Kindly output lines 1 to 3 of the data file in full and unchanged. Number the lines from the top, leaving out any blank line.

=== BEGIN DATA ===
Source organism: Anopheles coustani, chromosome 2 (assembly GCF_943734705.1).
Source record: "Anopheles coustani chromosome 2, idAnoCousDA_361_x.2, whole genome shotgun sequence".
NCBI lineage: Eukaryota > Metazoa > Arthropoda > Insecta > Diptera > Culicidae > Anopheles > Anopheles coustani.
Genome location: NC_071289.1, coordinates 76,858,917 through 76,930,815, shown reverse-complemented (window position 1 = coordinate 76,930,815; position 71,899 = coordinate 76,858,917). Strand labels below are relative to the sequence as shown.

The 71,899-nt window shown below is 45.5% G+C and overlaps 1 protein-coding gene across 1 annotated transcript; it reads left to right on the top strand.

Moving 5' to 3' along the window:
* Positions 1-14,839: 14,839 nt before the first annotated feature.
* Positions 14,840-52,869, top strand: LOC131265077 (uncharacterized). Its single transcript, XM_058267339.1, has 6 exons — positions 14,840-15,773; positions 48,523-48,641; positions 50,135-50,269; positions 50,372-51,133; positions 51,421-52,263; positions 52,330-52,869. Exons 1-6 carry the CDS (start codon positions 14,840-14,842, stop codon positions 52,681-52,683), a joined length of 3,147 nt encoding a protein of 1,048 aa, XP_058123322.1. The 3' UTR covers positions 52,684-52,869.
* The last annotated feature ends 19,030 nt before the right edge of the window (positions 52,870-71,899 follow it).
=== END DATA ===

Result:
Source organism: Anopheles coustani, chromosome 2 (assembly GCF_943734705.1).
Source record: "Anopheles coustani chromosome 2, idAnoCousDA_361_x.2, whole genome shotgun sequence".
NCBI lineage: Eukaryota > Metazoa > Arthropoda > Insecta > Diptera > Culicidae > Anopheles > Anopheles coustani.